Increasing number of Bonfire Night incidents go unreported says fire service
Calls are down but incidents are up this bonfire night according to figures from Tyne and Wear Fire and Rescue Service.
The latest statistics show the number of calls received by the control room on November 5, was the lowest for 17 years.
A total of 290 calls were received, which is almost four times the daily average of 83.
However, bonfire night remains one of the busiest of the year for the service, and this year saw a small increase in the number of incidents actually attended by firefighters, with 170 on 5 November 2016 compared to 162 in 2015.
This is more than four times the daily average of 39 throughout the year.
The weekend also saw nine attacks on firefighters - compared to four in 2015.
Assistant Chief Fire Officer Chris Lowther said: “It is totally unacceptable that firefighters were subject to verbal and physical abuse whilst they were carrying out their duties over the weekend. In one particular incident, youths also attempted to interfere with the hose reel while firefighters were working to extinguish rubbish on fire. This is extremely dangerous.
“Thankfully, no one was injured. However, our firefighters should not have to tolerate abuse whilst they are working to protect our local communities on any night of the year. These attacks not only hinder our firefighters from fulfilling their duties, but also risk putting emergency equipment out of action, which could be needed to save lives at any time.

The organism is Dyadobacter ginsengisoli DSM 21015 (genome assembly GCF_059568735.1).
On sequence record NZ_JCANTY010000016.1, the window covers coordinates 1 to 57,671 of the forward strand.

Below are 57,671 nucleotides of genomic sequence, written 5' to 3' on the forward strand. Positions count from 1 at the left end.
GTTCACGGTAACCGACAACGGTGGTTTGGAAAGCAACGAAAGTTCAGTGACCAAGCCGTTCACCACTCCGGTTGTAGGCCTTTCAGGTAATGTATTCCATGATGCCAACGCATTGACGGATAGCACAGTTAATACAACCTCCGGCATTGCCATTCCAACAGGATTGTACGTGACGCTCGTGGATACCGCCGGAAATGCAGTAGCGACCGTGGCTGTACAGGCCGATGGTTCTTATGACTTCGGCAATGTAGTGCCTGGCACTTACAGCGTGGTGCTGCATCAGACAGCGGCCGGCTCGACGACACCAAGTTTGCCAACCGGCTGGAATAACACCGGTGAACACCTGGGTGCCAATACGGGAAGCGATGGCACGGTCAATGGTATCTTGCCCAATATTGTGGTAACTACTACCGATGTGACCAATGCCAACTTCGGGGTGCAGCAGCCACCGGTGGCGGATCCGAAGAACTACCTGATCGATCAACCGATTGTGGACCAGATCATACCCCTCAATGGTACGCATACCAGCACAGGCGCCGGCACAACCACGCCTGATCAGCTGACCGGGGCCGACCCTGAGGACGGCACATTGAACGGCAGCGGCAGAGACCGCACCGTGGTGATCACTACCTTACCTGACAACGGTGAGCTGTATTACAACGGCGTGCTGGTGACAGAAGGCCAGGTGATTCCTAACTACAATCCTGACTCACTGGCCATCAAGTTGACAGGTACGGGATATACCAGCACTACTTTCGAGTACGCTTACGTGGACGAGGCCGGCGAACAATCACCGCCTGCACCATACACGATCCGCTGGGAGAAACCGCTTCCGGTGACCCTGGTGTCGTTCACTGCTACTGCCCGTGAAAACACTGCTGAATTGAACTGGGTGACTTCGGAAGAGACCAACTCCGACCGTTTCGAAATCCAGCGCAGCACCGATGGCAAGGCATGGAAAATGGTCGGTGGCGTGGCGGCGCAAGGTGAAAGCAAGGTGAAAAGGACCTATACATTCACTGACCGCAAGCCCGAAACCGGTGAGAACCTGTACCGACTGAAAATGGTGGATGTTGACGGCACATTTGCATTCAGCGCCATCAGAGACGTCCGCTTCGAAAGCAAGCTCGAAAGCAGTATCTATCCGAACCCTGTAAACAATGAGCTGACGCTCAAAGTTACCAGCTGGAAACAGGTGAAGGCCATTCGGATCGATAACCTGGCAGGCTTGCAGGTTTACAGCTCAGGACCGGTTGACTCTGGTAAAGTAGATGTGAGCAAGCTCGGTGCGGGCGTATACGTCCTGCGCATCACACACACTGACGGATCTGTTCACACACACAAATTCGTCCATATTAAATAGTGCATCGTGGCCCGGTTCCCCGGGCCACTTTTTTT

“We are working with Northumbria Police to resolve these issues, including reviewing CCTV footage from the cameras which are fitted on all our fire appliances.”
Incidents attended by Tyne and Wear Fire and Rescue Service this year included a jetty and surrounding undergrowth on fire at a park in Newcastle, a brick shed housing several wheelie bins in Elswick and child's swing at a playground in Throckley. In each of these incidents, the fires are suspected to have been started deliberately and resulted in substantial damage.
Stray fireworks can also be responsible for causing fires, risking lives and property.
This year, this included a garden fence in Newcastle which sustained severe fire damage. In a separate incident, a garden shed and its contents were destroyed by a fire resulting from a stray firework in Walkerville.
Mr Lowther added: “Our provisional figures show the positive impact our partnership work is having in encouraging local people to enjoy bonfire night safely. However, these figures show that the weekend was still a difficult and risky time, resulting in damage to property and risk to life. “I’d like to thank our staff for their hard work and professionalism throughout the weekend and in the run up this week. I’d also like to thank our partner agencies and local schools across Tyne and Wear for their support in communicating important safety advice, which has helped our local communities to remain as safe as possible.”
· The number of fires started in wheelie bins increased to 17, compared to 14 in 2015.
· However, the number of incidents resulting from antisocial behaviour was 68, compared to 75 in 2015.
· Two primary fires (involving property) were caused by fireworks – also two in 2015.